The Beach Boys Love You is reminiscent of many other Beach Boys albums. Like the best of them, it's flawed but enjoyable. Brian Wilson still isn't singing as well as he used to, but his playing and composing talents have certainly returned from wherever they've been the past few years. Considering what he's been through, it's some accomplishment. Next time, Brian, let's get together and do it again. Okay?
Billboard's review was also positive:
The second Beach Boys album since Brian Wilson's return to musical creativity is something of a return to square one, in the most positive sense of the phrase. Without any overt surfing or auto racing songs, this LP brings back the direct, almost childlike naturalness of the quintet in its classic early period before it tried to get as significant and meaningful as all of the other major groups passing through the tail-end of psychedelic rock. The album provides no less than 14 short, cheerful songs of bouncy love or other good experiences, such as watching the host of the "Tonight Show" do his thing or playing with a baby. The basic rhythm tracks tend towards chugging keyboard/guitar figures that are as irresistible as they are unpretentious. The lyrics may not win any prizes for cleverness or profundity but the chirpy melodies and angelic vocal harmonies make their own in-depth statements. Welcome back, Brian.
The Beach Boys Love You peaked at #53 on the Billboard album charts and finished #28 in the Village Voice's Pazz and Jop Critics Poll. R.E.M.'s Peter Buck is said to always pick up a copy of the album when he sees it to give to a friend. Clearly it's a cult album of the highest order. There isn't much to praise after this one. The Beach Boys became a full time nostalgia act and are the richer for it I suppose. What almost nobody expected was the exceptional release to come from drummer Dennis Wilson later in the year.
In April of 1977, a true curiosity entered UK record stores, a track by track easy listening remake of Paul and Linda McCartney's Ram as performed by a big band orchestra. Why would anyone make such an album? The answer lies in who made the album. Paul McCartney himself.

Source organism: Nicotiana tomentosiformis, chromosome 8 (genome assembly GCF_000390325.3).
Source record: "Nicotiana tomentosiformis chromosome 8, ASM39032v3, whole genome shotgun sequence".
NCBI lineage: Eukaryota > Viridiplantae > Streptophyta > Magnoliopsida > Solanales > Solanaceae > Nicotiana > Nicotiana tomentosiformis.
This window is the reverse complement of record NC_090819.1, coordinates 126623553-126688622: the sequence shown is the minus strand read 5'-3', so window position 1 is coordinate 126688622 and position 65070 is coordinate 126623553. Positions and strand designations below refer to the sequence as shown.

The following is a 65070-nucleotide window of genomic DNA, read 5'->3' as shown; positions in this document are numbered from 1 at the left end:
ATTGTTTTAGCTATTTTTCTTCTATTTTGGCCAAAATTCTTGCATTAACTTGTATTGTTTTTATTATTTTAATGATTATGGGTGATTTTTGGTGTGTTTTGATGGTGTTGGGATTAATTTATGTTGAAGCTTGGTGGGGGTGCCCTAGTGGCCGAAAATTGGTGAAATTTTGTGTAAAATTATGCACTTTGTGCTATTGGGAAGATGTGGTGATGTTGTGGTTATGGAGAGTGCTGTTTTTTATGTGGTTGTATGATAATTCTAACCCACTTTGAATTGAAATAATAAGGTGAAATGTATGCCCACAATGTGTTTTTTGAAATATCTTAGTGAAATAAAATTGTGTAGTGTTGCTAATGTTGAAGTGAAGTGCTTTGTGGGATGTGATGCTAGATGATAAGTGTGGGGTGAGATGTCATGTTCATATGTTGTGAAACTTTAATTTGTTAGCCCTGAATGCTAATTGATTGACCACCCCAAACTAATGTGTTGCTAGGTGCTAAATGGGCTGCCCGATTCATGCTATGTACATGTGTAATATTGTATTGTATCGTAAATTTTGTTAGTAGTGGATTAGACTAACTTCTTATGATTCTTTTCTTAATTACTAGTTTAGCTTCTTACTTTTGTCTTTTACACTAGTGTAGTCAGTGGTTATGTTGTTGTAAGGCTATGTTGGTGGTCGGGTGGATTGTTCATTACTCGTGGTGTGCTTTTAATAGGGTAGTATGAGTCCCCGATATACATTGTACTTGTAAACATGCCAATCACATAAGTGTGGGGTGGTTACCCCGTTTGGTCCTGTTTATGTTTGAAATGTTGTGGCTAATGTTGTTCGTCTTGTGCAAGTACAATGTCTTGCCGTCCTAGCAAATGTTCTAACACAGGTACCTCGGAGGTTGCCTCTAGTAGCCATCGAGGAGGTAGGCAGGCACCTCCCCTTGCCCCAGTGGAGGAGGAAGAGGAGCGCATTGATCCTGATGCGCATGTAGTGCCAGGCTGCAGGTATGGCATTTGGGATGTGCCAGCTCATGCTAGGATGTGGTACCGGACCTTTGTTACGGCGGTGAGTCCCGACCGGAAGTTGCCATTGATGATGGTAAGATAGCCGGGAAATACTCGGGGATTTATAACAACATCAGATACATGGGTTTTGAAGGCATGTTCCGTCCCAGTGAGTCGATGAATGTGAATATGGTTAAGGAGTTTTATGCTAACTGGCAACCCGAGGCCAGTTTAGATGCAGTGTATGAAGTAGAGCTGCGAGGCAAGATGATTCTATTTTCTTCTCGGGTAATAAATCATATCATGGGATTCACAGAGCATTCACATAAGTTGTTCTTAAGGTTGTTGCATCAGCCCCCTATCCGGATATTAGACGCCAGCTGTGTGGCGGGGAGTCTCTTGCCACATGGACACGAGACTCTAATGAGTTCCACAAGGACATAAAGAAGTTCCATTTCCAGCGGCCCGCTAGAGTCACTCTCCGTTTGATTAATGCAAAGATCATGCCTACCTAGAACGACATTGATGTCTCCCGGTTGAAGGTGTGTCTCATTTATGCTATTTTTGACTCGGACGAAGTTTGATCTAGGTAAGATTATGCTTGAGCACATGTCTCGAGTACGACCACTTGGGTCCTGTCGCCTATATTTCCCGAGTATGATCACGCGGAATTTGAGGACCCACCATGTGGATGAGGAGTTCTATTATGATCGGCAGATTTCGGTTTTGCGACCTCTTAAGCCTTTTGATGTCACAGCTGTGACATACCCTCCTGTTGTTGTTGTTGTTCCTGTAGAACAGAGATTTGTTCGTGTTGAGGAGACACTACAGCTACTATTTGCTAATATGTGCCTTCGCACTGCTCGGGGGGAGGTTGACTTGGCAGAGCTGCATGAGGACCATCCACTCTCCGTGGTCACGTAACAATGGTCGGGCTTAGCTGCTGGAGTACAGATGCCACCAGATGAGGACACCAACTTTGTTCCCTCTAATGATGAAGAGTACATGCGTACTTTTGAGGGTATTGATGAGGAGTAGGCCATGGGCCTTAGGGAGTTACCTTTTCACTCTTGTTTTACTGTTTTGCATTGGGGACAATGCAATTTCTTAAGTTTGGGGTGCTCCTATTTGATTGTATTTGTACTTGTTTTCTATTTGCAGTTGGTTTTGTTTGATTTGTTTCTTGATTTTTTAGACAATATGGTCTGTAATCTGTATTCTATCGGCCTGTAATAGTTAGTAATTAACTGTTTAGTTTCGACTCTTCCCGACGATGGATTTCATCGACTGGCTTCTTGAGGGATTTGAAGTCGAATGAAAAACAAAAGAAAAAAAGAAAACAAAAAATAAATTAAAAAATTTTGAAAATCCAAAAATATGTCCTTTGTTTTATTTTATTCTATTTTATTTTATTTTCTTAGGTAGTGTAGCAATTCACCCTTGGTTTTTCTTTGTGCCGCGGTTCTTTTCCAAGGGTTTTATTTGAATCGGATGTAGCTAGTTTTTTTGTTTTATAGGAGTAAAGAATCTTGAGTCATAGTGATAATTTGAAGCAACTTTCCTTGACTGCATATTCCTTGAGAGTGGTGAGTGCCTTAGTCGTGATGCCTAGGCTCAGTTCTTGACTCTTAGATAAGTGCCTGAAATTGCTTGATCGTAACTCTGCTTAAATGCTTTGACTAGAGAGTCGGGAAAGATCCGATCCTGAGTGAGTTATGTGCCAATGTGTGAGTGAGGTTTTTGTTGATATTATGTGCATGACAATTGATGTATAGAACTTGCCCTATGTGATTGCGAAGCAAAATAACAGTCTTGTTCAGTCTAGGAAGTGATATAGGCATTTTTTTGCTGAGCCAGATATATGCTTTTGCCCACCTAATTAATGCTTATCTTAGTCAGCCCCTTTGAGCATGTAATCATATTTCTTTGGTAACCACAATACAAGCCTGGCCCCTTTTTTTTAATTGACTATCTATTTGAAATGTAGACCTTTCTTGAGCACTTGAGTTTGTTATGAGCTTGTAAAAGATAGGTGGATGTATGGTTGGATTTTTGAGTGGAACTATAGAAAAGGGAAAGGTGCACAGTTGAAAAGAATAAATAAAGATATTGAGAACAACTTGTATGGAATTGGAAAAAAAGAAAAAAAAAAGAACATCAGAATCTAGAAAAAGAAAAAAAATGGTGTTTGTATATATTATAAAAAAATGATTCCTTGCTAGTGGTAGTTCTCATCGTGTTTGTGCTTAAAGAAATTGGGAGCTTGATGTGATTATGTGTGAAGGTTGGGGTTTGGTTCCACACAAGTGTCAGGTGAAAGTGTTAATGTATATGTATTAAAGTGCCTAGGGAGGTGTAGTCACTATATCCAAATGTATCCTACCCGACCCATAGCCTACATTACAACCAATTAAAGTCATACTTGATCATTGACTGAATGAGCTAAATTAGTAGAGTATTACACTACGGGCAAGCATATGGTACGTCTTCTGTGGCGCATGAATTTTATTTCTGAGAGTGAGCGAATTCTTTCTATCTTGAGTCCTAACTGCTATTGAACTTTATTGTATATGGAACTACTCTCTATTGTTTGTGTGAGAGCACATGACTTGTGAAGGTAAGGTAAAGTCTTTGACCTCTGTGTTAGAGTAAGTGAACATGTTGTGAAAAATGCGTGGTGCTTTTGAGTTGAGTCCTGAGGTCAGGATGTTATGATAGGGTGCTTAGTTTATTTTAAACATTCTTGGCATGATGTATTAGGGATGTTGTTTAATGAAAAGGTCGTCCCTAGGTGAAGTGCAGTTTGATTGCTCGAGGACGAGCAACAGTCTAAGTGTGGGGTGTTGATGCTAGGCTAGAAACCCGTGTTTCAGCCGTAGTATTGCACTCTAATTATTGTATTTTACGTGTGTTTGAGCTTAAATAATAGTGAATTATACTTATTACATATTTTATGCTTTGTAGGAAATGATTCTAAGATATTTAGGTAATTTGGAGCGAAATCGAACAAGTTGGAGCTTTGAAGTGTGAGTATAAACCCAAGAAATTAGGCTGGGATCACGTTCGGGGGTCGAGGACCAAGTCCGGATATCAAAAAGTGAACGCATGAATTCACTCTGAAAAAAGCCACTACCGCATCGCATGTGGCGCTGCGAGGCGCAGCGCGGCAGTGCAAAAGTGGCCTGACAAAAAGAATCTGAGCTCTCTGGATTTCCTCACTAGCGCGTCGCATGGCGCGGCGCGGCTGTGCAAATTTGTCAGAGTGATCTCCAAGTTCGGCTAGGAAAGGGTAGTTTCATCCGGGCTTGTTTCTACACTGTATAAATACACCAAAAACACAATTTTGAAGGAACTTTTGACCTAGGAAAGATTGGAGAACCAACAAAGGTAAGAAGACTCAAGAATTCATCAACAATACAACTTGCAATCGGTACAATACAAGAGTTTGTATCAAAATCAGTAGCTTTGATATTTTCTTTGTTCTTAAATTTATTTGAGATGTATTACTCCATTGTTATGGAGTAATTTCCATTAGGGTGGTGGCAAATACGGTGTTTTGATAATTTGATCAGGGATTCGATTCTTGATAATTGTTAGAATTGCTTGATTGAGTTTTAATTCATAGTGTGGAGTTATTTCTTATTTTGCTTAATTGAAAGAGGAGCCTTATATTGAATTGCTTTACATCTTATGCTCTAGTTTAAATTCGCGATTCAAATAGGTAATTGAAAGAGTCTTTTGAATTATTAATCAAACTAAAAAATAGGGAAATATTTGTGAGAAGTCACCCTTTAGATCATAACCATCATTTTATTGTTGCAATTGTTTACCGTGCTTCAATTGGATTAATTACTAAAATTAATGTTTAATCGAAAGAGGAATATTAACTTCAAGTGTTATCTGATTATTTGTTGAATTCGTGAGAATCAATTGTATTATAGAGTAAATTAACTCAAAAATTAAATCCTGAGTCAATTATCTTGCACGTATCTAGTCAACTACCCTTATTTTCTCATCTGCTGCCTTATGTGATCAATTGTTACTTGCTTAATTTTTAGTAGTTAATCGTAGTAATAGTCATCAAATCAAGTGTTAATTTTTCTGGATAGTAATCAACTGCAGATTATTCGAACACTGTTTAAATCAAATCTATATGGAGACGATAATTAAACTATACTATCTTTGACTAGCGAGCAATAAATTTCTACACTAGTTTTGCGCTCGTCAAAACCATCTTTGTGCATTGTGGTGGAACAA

Recorded in June of 1971, the album is the result of three days McCartney spent in the studio with session players and arranger Richard Hewson, who was responsible for arranging the strings Phil Spector added to "The Long and Winding Road". Ironic because McCartney hated the arrangement.
When McCartney started Wings, he lost interest in the Thrillington recording, which wouldn't see light of day until its release April 29. 1977.
The album came out with mysterious liner notes suggesting Percy Thrillington was a well traveled, extremely wealthy band leader. Sounds like McCartney to me. And there was a further hint.
The art work on the back cover revealed McCartney's reflection. Still it would be many more years before McCartney would confess his role.
In the meantime, record buyers who picked up the album had a collectors item on their hands.
On April 9, 1977 NME published an article with the headline "WILKO EXITS FEELGOODS". The band's songwriter, guitarist and main focal point busted up the band following a disagreement about what songs should be on the Sneakin' Suspicion album. The title track of the Top 10 album, released in May of 1977, reached number 47 in the UK charts.